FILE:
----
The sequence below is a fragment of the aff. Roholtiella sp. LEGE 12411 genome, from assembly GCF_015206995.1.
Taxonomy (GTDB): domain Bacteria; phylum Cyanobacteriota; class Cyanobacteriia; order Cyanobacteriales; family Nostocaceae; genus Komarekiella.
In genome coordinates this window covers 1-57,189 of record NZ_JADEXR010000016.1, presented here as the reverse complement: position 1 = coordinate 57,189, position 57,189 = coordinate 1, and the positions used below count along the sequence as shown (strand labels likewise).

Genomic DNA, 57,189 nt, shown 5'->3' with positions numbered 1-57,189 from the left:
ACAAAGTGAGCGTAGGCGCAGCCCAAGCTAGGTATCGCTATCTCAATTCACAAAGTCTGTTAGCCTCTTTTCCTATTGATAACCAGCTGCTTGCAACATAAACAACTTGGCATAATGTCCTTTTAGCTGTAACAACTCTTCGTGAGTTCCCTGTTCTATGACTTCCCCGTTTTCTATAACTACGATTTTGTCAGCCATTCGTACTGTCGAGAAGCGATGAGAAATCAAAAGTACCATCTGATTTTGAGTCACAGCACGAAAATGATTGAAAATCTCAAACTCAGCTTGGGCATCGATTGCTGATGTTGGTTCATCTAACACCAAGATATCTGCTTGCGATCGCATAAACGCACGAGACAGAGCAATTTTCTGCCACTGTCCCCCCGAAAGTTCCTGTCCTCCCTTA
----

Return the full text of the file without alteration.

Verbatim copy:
The sequence below is a fragment of the aff. Roholtiella sp. LEGE 12411 genome, from assembly GCF_015206995.1.
Taxonomy (GTDB): domain Bacteria; phylum Cyanobacteriota; class Cyanobacteriia; order Cyanobacteriales; family Nostocaceae; genus Komarekiella.
In genome coordinates this window covers 1-57,189 of record NZ_JADEXR010000016.1, presented here as the reverse complement: position 1 = coordinate 57,189, position 57,189 = coordinate 1, and the positions used below count along the sequence as shown (strand labels likewise).

Genomic DNA, 57,189 nt, shown 5'->3' with positions numbered 1-57,189 from the left:
ACAAAGTGAGCGTAGGCGCAGCCCAAGCTAGGTATCGCTATCTCAATTCACAAAGTCTGTTAGCCTCTTTTCCTATTGATAACCAGCTGCTTGCAACATAAACAACTTGGCATAATGTCCTTTTAGCTGTAACAACTCTTCGTGAGTTCCCTGTTCTATGACTTCCCCGTTTTCTATAACTACGATTTTGTCAGCCATTCGTACTGTCGAGAAGCGATGAGAAATCAAAAGTACCATCTGATTTTGAGTCACAGCACGAAAATGATTGAAAATCTCAAACTCAGCTTGGGCATCGATTGCTGATGTTGGTTCATCTAACACCAAGATATCTGCTTGCGATCGCATAAACGCACGAGACAGAGCAATTTTCTGCCACTGTCCCCCCGAAAGTTCCTGTCCTCCCTTA